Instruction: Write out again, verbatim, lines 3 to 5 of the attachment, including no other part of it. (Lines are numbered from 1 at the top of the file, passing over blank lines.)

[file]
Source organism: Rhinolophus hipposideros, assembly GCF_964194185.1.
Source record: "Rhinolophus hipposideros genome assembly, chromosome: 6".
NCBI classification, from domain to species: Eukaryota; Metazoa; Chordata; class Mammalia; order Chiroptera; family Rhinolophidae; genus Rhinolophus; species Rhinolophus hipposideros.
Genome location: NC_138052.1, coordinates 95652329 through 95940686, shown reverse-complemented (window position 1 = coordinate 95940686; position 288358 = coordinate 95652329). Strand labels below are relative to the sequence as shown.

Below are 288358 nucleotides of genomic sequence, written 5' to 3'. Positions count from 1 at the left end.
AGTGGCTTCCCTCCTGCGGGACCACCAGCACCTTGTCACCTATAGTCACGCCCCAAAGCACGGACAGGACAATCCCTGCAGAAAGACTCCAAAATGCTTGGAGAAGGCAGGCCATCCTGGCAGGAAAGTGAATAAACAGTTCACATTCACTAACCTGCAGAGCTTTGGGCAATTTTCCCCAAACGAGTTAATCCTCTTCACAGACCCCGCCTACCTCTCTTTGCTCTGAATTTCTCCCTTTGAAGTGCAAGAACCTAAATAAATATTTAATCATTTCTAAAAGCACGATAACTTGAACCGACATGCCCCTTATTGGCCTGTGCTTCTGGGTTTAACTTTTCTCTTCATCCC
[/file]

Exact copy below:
NCBI classification, from domain to species: Eukaryota; Metazoa; Chordata; class Mammalia; order Chiroptera; family Rhinolophidae; genus Rhinolophus; species Rhinolophus hipposideros.
Genome location: NC_138052.1, coordinates 95652329 through 95940686, shown reverse-complemented (window position 1 = coordinate 95940686; position 288358 = coordinate 95652329). Strand labels below are relative to the sequence as shown.

Below are 288358 nucleotides of genomic sequence, written 5' to 3'. Positions count from 1 at the left end.